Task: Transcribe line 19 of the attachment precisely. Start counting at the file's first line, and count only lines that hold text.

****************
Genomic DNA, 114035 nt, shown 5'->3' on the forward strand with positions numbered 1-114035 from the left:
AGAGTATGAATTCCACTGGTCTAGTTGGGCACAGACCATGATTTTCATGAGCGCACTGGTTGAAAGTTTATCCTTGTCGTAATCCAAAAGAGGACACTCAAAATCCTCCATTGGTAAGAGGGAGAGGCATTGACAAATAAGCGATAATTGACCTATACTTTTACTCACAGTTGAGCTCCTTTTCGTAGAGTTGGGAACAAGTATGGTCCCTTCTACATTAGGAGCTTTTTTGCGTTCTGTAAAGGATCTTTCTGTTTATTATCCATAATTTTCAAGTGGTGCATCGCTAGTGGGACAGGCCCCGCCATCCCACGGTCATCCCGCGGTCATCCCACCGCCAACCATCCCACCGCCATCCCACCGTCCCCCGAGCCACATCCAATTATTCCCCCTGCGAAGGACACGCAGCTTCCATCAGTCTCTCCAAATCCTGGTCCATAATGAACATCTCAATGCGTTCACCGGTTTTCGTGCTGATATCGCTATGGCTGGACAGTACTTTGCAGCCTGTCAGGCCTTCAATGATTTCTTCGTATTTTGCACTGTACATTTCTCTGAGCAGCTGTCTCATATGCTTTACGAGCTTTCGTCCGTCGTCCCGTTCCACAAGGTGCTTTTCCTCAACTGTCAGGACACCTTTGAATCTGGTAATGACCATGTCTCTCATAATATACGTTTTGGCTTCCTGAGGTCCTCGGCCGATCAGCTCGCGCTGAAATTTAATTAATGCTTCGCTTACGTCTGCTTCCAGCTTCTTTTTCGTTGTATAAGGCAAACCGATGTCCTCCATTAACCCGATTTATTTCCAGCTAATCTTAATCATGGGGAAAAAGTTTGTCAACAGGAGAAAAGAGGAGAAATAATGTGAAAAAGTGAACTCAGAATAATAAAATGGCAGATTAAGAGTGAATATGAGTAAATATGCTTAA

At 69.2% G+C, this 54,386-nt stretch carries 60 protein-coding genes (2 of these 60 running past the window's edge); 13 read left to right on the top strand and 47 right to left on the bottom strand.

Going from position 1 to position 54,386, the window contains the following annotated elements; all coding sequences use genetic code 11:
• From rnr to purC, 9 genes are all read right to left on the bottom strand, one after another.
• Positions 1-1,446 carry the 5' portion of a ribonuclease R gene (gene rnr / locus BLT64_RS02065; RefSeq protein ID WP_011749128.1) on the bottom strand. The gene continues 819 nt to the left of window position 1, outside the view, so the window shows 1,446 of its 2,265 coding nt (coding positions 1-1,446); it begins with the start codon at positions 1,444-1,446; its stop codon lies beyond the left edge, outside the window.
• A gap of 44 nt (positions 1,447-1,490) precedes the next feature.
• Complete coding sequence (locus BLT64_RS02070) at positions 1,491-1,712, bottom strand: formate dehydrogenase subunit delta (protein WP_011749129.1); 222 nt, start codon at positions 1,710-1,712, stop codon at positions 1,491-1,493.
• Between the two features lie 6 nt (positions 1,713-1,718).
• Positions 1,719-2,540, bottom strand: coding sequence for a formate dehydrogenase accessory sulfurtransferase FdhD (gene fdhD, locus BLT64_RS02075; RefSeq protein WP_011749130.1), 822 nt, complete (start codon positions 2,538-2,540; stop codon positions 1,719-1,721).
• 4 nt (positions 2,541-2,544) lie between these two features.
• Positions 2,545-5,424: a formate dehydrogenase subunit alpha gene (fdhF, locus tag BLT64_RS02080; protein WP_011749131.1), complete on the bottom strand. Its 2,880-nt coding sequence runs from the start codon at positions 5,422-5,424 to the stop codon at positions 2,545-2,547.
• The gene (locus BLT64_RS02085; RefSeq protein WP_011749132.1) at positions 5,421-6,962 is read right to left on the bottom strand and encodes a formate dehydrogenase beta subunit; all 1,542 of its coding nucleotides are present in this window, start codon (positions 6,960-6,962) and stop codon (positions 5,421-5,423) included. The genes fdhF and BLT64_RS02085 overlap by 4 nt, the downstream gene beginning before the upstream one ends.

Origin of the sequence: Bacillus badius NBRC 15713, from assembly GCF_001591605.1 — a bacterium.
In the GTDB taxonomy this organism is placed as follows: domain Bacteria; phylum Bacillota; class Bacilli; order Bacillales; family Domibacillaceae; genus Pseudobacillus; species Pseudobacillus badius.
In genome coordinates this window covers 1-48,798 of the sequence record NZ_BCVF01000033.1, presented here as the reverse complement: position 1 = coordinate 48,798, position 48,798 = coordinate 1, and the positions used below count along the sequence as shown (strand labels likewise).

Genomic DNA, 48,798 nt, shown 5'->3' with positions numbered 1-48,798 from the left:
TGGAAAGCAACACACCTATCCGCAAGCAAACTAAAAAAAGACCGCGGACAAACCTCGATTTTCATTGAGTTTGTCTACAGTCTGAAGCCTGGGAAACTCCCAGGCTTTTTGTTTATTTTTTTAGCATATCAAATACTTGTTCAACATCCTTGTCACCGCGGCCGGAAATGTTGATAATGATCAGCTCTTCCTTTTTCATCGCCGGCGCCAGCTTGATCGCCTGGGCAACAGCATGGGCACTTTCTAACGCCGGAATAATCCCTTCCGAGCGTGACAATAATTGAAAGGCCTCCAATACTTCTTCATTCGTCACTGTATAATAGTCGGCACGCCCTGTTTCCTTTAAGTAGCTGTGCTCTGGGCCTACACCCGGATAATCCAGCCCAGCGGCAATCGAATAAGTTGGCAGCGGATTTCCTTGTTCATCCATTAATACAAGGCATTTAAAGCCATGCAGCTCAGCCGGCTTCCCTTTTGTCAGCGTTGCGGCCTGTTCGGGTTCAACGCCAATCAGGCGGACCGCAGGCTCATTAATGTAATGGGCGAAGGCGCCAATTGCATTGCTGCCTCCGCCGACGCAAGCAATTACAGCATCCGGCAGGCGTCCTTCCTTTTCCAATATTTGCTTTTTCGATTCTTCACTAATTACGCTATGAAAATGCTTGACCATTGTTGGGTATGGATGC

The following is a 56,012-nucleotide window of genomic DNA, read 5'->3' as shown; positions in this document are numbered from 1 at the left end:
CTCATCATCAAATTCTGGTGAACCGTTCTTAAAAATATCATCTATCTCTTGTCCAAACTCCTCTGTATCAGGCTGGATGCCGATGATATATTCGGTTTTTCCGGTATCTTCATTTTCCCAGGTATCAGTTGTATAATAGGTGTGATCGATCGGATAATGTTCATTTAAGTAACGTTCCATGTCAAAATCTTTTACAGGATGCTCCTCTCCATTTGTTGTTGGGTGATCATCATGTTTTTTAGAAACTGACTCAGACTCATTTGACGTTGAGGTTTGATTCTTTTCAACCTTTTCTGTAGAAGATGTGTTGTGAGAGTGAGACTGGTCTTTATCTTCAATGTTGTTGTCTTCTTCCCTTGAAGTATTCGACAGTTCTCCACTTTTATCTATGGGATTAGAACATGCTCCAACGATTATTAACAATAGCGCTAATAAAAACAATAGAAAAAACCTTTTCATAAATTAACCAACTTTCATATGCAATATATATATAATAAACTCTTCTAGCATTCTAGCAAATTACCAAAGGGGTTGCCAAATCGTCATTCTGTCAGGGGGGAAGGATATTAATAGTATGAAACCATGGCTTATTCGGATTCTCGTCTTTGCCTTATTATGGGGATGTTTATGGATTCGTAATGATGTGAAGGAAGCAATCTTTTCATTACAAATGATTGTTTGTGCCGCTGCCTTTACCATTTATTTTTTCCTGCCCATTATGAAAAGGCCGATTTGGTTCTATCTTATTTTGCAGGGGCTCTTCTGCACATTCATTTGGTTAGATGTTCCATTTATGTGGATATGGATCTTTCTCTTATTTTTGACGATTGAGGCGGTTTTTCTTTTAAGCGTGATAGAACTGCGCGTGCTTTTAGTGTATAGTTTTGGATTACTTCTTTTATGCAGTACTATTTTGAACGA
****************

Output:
The following is a 56,012-nucleotide window of genomic DNA, read 5'->3' as shown; positions in this document are numbered from 1 at the left end: